20 mars 2020 |
The company is using extensive automation and a new generation of high-efficiency gallium nitride materials to accelerate development of the Lower-Tier Air & Missile Defense Sensor, LTAMDS.
By SYDNEY J. FREEDBERG JR.on March 19, 2020 at 7:01 AM
WASHINGTON: Last October, the Army gave Raytheon a new kind of contract for a new kind of radar. Originally envisioned as simply an upgrade for the iconic but aging Patriot missile defense system, the Lower-Tier Air & Missile Defense Sensor has evolved into a multi-purpose radar that can share data with multiple kinds of command posts and launchers, not just Patriot, over the Army's new IBCS network. Its components use gallium nitride (GaN), instead of the traditional gallium arsenide (GaS), which means less electrical energy wasted as heat and more pouring out of the radar to detect incoming threats at greater distances.
The program also takes a new approach to acquisition, using both the Other Transaction Authority (OTA) and Section 804 Mid-Tier Acquisition processes to shortcut around the cumbersome conventional process known as DoD 5000. Even the manufacturing process uses new forms of automation to speed up the process, helping to meet the Army's ambitious timeline.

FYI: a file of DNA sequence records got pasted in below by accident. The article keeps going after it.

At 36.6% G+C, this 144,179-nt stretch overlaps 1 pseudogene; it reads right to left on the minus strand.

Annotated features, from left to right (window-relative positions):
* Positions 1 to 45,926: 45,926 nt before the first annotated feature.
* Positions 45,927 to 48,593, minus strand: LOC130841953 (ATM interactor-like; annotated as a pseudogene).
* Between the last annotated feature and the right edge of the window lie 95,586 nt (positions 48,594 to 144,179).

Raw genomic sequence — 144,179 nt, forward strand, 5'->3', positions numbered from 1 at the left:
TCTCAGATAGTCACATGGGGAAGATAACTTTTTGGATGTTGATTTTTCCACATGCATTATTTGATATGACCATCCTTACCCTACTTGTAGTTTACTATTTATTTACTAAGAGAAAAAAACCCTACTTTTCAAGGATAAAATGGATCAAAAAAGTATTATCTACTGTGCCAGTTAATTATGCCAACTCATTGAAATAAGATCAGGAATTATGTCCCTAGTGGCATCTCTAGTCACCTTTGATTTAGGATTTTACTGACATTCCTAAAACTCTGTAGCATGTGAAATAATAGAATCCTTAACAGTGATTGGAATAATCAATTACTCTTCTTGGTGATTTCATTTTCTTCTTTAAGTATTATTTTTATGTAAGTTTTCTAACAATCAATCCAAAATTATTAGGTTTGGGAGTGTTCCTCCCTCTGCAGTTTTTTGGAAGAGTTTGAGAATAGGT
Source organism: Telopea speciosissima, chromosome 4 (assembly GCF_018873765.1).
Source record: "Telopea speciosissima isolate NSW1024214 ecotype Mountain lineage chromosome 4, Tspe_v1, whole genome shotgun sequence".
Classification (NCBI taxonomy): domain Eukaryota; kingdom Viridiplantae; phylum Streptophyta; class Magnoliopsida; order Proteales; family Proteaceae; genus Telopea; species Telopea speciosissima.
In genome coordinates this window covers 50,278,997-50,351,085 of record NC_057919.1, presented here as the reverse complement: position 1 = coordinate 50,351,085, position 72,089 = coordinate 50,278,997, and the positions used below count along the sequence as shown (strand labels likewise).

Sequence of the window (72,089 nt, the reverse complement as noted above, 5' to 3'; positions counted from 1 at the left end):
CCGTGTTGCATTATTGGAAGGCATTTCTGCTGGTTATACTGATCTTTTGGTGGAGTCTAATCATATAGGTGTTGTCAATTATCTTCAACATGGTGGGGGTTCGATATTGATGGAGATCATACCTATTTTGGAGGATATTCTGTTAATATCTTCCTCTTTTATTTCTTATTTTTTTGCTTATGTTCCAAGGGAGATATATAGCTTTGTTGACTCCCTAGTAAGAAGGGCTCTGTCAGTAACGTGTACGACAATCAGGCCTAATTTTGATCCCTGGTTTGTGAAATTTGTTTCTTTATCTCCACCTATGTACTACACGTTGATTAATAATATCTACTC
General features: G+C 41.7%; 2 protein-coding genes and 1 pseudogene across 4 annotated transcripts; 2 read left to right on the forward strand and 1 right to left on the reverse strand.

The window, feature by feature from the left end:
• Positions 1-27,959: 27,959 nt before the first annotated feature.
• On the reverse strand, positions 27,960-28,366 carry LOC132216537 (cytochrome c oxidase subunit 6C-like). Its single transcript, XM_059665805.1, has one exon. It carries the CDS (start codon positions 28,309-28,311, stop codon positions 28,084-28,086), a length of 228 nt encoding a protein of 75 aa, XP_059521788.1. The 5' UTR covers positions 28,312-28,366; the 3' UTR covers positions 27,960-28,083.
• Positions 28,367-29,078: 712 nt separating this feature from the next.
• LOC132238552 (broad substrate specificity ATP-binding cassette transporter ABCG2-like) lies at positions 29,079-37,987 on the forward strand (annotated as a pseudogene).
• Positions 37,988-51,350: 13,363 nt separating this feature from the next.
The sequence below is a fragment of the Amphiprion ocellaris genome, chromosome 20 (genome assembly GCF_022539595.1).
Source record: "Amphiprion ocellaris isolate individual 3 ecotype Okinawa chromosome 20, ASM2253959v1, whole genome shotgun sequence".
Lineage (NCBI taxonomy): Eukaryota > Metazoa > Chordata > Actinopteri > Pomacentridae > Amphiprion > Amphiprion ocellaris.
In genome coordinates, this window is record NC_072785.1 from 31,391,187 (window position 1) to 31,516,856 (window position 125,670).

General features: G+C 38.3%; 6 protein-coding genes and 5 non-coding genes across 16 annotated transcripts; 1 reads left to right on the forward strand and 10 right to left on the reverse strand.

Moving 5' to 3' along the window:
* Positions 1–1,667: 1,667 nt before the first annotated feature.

In this interview, sponsored by Raytheon, the company's Integrated Air & Missile Defense director, Bob Kelley, talks to Breaking Defense about what makes LTAMDS different.
Q: What's special about the way the Army and Raytheon are developing LTAMDS?
A: I think this is a great example of an Other Transaction Authority and Section 804 type of rapid prototyping program. It's very ambitious to go from a sense-off in the spring/early summer timeframe at White Sands Missile Range in 2019, to fielding radars to US Army soldiers in 2022. It is an ambitious schedule, but thus far we are on or ahead of schedule.